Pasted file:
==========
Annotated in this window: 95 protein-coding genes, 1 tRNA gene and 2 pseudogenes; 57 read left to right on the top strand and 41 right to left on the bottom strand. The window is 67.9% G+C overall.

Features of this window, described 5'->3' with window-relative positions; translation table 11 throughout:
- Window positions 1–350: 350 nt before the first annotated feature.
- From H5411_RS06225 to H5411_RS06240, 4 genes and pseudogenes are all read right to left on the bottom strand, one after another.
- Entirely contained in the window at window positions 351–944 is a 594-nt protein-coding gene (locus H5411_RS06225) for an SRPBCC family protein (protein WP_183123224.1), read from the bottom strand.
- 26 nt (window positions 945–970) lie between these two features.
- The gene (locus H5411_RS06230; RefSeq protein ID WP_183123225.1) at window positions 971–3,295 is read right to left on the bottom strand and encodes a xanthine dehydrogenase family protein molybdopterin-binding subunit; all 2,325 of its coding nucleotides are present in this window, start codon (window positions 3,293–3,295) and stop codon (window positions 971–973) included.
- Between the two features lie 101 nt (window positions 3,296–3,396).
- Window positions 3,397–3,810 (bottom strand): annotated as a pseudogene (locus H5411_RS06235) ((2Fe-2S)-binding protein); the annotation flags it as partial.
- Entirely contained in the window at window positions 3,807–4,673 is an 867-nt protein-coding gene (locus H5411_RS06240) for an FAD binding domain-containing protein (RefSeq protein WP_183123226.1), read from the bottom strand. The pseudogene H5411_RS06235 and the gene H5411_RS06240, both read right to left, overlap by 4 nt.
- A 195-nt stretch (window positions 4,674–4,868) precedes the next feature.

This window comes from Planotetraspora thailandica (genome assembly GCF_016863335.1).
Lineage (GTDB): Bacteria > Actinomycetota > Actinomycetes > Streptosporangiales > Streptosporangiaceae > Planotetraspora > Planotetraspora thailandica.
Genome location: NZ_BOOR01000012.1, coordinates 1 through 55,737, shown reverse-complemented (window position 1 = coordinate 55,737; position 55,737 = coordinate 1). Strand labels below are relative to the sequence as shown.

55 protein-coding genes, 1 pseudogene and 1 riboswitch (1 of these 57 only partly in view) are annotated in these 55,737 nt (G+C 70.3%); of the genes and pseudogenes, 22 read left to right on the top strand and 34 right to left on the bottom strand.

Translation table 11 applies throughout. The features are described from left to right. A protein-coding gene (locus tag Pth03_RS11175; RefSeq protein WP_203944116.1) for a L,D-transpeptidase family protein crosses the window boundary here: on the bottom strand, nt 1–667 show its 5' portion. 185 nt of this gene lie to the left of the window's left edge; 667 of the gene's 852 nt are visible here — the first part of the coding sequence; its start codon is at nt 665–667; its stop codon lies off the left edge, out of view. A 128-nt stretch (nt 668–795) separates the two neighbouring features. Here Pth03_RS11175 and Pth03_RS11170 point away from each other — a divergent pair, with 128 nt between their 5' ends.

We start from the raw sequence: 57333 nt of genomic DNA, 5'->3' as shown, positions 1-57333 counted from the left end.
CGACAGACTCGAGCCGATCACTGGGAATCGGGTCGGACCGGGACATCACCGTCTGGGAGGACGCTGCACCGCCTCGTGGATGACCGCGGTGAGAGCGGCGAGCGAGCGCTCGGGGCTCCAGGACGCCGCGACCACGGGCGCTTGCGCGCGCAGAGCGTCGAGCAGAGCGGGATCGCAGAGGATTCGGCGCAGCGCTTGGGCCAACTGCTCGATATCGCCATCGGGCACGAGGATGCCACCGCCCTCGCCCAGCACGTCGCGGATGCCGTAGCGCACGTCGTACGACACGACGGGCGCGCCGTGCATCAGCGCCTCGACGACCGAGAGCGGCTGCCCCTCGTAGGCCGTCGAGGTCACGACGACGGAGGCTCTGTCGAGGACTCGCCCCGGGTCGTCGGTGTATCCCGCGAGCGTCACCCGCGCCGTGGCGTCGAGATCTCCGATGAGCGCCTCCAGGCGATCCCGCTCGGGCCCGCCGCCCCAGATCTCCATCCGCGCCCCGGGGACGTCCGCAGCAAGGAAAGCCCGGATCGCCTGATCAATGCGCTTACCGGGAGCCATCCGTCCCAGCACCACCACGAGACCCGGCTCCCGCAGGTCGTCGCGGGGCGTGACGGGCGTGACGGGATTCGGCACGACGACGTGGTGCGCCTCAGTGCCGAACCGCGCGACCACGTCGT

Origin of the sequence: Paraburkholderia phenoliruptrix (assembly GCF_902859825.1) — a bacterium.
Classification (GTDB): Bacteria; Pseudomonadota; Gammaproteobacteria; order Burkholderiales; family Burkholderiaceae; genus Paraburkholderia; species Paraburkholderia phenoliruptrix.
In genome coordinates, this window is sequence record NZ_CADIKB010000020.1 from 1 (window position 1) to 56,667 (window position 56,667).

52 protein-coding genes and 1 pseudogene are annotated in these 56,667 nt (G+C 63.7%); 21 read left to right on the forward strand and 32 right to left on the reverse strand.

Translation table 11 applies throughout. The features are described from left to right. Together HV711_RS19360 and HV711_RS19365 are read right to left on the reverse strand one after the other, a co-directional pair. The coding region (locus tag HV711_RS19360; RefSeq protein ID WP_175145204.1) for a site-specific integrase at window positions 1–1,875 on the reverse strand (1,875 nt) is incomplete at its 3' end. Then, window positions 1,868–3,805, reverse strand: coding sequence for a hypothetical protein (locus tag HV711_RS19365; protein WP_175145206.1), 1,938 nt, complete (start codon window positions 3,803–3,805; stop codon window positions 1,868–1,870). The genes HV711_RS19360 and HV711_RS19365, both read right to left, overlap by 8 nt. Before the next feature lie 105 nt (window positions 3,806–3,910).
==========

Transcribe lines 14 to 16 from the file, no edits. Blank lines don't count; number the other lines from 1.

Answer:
Genome location: NZ_BOOR01000012.1, coordinates 1 through 55,737, shown reverse-complemented (window position 1 = coordinate 55,737; position 55,737 = coordinate 1). Strand labels below are relative to the sequence as shown.

55 protein-coding genes, 1 pseudogene and 1 riboswitch (1 of these 57 only partly in view) are annotated in these 55,737 nt (G+C 70.3%); of the genes and pseudogenes, 22 read left to right on the top strand and 34 right to left on the bottom strand.

Translation table 11 applies throughout. The features are described from left to right. A protein-coding gene (locus tag Pth03_RS11175; RefSeq protein WP_203944116.1) for a L,D-transpeptidase family protein crosses the window boundary here: on the bottom strand, nt 1–667 show its 5' portion. 185 nt of this gene lie to the left of the window's left edge; 667 of the gene's 852 nt are visible here — the first part of the coding sequence; its start codon is at nt 665–667; its stop codon lies off the left edge, out of view. A 128-nt stretch (nt 668–795) separates the two neighbouring features. Here Pth03_RS11175 and Pth03_RS11170 point away from each other — a divergent pair, with 128 nt between their 5' ends.